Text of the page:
Jake meets his angel

December 22

She’s an angel. She saved my son’s life.

Like most teenagers, Jake Amato hangs out with his friends. He plays basketball in the driveway. He shares holidays with his family. These seem like typical teen moments, but for Jake, they mean so much more— because for much of his childhood, Jake was too sick to leave his bed. He’s alive and healthy today, thanks to a young woman who lives halfway around the world.

Diagnosed with leukemia at age four, Jake endured four years of chemotherapy to achieve his first remission. When the cancer returned in 2009, Jake’s parents, Ken and Debbie, got more devastating news.

“The doctor told us that Jake needed a bone marrow transplant,” Debbie explained. “Our oldest son was not a match, so the transplant would have to come from an unrelated donor.”

And so, the search for Jake’s lifesaver began.

Several months later, a young woman from Germany named Carrie Ann got a call that she was a match for a patient. “I was told my bone marrow was going across the Atlantic and that the recipient might be a child,” she said.

That was all Carrie Ann needed to hear.

In 2010, Jake received Carrie Ann’s bone marrow in a transplant that helped him beat leukemia. “I’m not sick anymore,” said Jake. “I feel normal because I don’t have to stay inside, I’m into sports again and can hang out with my friends.”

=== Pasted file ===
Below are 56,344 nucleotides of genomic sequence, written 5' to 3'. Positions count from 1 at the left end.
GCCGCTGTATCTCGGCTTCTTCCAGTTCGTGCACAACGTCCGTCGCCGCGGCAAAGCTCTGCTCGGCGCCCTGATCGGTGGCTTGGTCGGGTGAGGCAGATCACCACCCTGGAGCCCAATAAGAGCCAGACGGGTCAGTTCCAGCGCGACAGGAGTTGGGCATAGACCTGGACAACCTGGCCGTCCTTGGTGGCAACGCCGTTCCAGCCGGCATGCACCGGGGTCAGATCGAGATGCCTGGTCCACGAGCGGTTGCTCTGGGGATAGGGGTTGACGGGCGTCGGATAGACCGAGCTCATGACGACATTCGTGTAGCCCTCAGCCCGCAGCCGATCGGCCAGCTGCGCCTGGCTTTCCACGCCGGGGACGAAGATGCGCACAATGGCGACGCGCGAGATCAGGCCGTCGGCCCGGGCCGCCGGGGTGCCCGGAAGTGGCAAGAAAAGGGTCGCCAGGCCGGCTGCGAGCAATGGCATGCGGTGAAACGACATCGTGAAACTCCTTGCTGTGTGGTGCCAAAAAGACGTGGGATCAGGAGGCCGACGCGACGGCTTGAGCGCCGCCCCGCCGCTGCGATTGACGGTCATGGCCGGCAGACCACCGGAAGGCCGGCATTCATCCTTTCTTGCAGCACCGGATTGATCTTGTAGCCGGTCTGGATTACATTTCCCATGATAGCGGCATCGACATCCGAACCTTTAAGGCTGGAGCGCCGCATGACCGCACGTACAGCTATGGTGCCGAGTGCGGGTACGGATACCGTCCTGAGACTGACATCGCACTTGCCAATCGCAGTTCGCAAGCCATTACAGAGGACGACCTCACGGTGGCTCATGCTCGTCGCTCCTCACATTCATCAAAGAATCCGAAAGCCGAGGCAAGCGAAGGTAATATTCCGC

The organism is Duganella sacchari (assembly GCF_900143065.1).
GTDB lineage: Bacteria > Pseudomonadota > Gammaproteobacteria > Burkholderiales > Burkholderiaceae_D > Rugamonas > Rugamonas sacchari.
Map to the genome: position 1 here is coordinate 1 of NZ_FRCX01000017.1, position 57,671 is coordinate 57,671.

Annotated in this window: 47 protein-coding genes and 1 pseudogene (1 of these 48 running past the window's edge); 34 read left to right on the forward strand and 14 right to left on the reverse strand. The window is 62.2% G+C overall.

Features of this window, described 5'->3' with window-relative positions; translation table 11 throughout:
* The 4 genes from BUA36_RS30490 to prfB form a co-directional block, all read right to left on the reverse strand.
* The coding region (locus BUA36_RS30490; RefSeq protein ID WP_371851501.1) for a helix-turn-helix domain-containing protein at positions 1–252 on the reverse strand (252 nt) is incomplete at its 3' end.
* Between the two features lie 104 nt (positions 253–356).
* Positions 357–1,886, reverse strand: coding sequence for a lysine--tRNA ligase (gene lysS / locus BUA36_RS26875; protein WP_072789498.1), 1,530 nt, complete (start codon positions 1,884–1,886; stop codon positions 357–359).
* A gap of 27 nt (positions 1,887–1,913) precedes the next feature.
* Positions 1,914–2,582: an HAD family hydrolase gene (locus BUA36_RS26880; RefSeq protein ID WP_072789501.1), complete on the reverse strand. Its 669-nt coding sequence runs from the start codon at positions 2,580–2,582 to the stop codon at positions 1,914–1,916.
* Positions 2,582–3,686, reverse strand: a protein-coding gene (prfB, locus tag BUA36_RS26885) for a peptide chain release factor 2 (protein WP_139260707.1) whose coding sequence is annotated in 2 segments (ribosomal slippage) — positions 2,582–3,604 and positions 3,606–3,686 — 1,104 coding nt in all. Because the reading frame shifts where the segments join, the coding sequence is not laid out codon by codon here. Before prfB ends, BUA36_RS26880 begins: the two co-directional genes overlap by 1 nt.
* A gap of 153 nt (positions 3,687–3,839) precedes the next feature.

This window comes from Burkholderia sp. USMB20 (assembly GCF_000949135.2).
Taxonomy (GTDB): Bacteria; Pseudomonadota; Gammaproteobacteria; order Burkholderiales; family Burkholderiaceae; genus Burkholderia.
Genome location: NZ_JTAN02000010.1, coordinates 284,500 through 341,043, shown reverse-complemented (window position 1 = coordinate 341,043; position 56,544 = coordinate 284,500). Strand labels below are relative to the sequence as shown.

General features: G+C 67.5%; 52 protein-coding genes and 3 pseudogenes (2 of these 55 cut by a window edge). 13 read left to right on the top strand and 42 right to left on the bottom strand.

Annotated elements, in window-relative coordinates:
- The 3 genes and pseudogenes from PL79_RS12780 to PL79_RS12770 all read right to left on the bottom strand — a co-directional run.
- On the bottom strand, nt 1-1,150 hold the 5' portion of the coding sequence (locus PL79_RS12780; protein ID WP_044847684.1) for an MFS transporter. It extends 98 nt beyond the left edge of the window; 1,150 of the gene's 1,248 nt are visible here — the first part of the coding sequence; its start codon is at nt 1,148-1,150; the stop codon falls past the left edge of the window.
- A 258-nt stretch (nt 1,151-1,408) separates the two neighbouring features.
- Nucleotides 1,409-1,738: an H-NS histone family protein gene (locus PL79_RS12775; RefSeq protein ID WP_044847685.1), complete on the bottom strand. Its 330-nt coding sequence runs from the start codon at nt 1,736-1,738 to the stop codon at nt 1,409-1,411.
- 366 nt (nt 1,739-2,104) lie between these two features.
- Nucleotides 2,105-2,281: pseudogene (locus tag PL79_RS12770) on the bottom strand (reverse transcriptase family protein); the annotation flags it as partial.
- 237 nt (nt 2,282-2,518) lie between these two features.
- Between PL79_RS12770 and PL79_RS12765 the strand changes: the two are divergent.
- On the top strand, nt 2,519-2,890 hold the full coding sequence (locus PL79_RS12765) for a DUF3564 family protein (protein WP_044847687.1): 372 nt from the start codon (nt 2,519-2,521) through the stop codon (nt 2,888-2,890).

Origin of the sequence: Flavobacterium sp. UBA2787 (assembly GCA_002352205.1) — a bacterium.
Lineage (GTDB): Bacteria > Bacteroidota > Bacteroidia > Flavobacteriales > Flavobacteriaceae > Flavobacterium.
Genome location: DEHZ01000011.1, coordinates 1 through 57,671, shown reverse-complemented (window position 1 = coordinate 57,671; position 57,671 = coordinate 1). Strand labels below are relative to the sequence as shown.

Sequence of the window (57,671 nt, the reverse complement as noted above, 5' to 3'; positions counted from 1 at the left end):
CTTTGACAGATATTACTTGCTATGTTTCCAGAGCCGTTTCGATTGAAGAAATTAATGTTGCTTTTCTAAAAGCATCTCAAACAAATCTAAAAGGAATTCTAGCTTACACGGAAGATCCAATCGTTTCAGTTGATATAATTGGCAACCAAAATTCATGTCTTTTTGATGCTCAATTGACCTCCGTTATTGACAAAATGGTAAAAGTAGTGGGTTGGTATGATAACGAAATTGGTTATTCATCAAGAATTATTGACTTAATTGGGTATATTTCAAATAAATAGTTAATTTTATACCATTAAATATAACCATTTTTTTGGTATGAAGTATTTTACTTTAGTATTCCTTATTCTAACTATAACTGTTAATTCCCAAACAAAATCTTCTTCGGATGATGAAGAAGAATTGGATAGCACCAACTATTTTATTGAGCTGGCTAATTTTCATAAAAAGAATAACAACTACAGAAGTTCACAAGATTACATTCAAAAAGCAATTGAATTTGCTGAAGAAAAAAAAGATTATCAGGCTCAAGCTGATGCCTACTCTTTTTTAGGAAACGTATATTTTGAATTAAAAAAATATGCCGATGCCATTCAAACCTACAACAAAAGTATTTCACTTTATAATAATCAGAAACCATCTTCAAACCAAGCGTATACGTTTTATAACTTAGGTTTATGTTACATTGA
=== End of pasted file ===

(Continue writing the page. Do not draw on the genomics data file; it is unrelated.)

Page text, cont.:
Two years later, Jake’s parents contacted Carrie Ann and a meeting was arranged. When she arrived in America, 824 days after Jake’s transplant, Carrie Ann was welcomed at the airport with hugs, tears and cheers.

"She’s an angel,” said Ken. “She saved my son’s life. There’s nothing else that needs to be said, she saved my son’s life.”

For Carrie Ann, the experience was powerful. “You’re doing such a simple thing and having such a big result— the biggest result you can have,” she said. “There was a time he could not walk or even move, and now I see him outside playing basketball. I would donate again and again.”

When you give to DKMS, 100% of your contribution helps us add more potential lifesavers like Carrie Ann to the registry. That means more chances for patients with blood cancers to become survivors like Jake.

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